Warning

The configuration property spring.datasource.initialization-mode=always means that Spring Boot will automatically generate a database schema, using the schema.sql file that we will create later, each time the server is started. This is great for testing, but remember that this will delete your data at each restart, so you shouldn't use it in production.

You should now be able to start your application by using the provided Maven wrapper as follows:

./mvnw spring-boot:run

Here's a screenshot of the application running for the first time:

The running application

Create the database schema

Spring Boot will automatically execute src/main/resources/schema.sql in order to create a database schema. Create that file and add the following content:

DROP TABLE IF EXISTS todo;
CREATE TABLE todo (id INT IDENTITY PRIMARY KEY, description VARCHAR(255), details VARCHAR(4096), done BIT);

Stop the running application, and start it again using the following command. The application will now use the demo database that you created earlier, and create a todo table inside it.

./mvnw spring-boot:run

Code the application

Next, add the Java code that will use JDBC to store and retrieve data from your Azure SQL Database server.

Create a new Todo Java class, next to the DemoApplication class, and add the following code:

package com.example.demo;

import org.springframework.data.annotation.Id;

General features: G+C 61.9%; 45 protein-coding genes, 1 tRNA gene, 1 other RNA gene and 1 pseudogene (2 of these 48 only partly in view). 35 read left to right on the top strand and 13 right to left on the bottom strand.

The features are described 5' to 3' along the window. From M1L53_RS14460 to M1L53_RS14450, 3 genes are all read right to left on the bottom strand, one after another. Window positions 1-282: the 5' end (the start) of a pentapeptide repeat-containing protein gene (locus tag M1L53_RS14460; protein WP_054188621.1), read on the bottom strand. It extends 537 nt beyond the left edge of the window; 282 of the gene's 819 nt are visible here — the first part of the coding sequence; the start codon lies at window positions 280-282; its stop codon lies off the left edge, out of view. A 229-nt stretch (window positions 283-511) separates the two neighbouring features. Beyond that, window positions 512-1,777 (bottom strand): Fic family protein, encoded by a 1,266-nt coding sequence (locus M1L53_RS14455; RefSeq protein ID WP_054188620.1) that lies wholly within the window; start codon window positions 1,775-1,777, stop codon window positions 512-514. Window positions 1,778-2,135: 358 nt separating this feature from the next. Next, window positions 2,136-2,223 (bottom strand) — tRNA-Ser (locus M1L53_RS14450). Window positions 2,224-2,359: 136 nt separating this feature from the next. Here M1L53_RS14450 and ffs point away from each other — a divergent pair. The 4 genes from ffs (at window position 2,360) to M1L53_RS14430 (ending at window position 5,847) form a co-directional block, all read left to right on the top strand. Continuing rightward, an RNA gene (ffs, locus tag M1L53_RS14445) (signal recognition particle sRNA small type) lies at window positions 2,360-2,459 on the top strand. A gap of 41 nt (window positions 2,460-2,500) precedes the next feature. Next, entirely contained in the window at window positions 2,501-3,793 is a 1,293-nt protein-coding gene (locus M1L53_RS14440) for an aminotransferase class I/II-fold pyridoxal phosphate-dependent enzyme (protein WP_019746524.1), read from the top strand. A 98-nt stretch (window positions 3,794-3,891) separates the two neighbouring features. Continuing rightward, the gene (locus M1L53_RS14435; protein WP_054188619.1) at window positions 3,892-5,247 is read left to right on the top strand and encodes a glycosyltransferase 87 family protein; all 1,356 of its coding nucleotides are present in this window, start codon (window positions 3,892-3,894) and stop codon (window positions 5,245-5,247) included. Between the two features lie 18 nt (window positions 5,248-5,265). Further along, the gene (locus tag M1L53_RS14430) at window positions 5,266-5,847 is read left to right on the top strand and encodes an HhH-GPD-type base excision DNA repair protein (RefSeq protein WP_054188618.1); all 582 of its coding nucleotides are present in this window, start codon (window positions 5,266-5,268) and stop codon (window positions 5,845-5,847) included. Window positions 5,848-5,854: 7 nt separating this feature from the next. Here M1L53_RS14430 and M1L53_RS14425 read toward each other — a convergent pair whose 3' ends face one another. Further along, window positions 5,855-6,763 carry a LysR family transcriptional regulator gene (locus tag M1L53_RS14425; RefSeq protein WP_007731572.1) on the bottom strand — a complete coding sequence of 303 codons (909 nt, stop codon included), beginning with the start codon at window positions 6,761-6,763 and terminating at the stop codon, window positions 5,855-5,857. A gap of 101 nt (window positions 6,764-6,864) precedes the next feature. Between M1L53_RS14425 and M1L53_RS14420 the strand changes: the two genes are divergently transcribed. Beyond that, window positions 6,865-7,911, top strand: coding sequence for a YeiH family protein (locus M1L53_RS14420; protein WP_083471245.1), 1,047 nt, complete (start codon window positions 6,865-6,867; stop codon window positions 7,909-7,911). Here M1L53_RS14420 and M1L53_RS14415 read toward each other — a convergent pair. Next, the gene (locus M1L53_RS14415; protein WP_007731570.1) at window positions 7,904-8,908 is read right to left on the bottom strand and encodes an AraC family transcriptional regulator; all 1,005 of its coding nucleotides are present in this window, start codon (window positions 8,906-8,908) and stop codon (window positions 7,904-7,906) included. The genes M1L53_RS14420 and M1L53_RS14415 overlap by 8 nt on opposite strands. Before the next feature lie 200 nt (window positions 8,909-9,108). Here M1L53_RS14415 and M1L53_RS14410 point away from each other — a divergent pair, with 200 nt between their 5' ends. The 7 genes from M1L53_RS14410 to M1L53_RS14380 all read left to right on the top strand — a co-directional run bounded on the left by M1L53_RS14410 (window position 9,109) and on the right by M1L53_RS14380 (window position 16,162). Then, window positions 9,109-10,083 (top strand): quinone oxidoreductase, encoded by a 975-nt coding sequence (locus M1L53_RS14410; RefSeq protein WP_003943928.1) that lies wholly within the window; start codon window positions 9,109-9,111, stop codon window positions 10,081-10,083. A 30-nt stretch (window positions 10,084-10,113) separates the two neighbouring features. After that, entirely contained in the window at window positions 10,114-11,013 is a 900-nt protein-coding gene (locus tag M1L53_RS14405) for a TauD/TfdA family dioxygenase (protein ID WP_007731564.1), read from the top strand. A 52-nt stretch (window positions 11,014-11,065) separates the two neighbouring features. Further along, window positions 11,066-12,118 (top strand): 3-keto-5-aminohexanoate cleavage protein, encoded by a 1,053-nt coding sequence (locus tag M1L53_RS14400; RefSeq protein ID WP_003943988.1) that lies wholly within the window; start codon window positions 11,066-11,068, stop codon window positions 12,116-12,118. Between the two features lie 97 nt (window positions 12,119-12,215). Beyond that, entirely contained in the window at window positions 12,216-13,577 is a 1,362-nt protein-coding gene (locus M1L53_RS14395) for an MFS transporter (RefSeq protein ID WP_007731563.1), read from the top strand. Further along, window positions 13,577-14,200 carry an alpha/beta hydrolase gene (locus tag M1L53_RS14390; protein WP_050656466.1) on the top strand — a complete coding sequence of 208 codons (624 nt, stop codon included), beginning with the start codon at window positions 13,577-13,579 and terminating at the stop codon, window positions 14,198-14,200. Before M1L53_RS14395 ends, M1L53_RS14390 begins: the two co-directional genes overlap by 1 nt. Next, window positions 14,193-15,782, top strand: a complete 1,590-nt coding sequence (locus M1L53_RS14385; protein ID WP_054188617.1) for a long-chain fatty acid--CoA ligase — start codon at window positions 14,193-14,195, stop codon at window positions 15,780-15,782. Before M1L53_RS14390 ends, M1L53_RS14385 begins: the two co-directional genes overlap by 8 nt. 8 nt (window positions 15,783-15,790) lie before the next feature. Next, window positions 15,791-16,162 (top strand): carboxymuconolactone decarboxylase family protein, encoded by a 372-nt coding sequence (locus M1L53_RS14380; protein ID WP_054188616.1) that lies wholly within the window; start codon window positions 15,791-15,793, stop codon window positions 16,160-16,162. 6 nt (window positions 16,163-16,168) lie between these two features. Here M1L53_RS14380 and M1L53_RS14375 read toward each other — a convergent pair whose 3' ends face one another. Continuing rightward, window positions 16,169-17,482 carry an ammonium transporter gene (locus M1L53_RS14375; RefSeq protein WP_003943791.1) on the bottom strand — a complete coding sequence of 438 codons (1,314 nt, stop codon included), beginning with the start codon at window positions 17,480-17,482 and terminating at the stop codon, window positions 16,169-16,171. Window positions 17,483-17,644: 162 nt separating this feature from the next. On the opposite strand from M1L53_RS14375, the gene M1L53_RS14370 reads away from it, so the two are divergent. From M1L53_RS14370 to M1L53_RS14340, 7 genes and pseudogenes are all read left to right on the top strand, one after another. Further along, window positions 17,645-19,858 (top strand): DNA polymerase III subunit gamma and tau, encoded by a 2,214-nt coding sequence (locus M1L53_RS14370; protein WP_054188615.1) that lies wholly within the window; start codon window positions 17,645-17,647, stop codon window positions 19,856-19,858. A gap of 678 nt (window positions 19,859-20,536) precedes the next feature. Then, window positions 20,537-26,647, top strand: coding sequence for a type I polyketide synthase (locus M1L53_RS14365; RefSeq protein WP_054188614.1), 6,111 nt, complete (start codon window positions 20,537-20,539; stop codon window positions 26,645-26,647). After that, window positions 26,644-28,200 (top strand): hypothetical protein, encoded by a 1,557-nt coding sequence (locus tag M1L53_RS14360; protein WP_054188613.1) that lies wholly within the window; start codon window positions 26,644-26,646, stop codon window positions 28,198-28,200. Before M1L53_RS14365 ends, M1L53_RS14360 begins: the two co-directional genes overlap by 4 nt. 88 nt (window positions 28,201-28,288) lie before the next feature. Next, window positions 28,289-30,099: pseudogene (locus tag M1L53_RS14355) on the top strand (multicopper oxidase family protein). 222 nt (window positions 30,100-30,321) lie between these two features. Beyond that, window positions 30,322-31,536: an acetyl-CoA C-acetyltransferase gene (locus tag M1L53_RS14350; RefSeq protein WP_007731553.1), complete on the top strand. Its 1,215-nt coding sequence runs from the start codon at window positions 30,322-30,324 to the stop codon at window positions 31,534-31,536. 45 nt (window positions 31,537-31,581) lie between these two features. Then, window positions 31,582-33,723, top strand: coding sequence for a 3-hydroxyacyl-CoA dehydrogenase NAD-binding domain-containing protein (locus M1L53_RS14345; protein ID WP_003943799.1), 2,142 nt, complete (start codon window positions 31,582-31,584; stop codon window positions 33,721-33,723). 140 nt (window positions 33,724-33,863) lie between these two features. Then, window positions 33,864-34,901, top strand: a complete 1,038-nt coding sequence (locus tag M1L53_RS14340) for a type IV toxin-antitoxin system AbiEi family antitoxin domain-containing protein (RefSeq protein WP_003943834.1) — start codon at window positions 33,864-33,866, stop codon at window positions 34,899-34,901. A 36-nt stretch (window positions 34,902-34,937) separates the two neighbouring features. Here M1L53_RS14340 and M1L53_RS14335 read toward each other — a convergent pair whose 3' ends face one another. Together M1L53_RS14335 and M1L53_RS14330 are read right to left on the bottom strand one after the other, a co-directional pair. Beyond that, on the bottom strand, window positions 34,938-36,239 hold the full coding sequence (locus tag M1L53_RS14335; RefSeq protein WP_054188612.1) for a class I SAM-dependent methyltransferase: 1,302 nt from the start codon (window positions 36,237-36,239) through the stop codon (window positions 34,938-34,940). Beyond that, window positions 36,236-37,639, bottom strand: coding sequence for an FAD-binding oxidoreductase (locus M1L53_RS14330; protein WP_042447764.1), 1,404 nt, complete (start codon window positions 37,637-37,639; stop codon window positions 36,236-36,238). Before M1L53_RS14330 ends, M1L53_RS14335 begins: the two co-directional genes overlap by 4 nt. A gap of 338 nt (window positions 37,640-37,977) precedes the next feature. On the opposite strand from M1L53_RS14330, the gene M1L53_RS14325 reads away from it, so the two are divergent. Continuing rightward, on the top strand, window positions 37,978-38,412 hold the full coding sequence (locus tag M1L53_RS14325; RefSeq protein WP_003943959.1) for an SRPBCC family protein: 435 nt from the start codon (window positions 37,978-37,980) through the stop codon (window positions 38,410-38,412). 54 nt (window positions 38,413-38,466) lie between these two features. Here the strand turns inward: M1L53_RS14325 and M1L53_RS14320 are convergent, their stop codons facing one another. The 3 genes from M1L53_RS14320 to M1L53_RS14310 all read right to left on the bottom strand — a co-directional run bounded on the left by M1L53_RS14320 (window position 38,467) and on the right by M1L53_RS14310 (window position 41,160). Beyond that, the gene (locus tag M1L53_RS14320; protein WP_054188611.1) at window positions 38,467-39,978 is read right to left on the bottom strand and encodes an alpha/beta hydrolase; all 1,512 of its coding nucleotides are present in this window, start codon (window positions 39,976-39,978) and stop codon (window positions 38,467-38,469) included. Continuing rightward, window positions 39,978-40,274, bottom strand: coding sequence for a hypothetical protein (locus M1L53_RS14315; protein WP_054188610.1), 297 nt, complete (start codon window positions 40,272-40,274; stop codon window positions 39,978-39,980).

public class Todo {

    public Todo() {
    }

    public Todo(String description, String details, boolean done) {
        this.description = description;
        this.details = details;
        this.done = done;
    }

    @Id
    private Long id;

    private String description;

    private String details;

    private boolean done;

    public Long getId() {
        return id;
    }

    public void setId(Long id) {
        this.id = id;
    }

    public String getDescription() {
        return description;
    }

    public void setDescription(String description) {
        this.description = description;
    }

    public String getDetails() {
        return details;
    }

    public void setDetails(String details) {
        this.details = details;
    }

    public boolean isDone() {
        return done;
    }

    public void setDone(boolean done) {
        this.done = done;
    }
}

This class is a domain model mapped on the todo table that you created before.

To manage that class, you'll need a repository. Define a new TodoRepository interface in the same package:

package com.example.demo;

import org.springframework.data.repository.CrudRepository;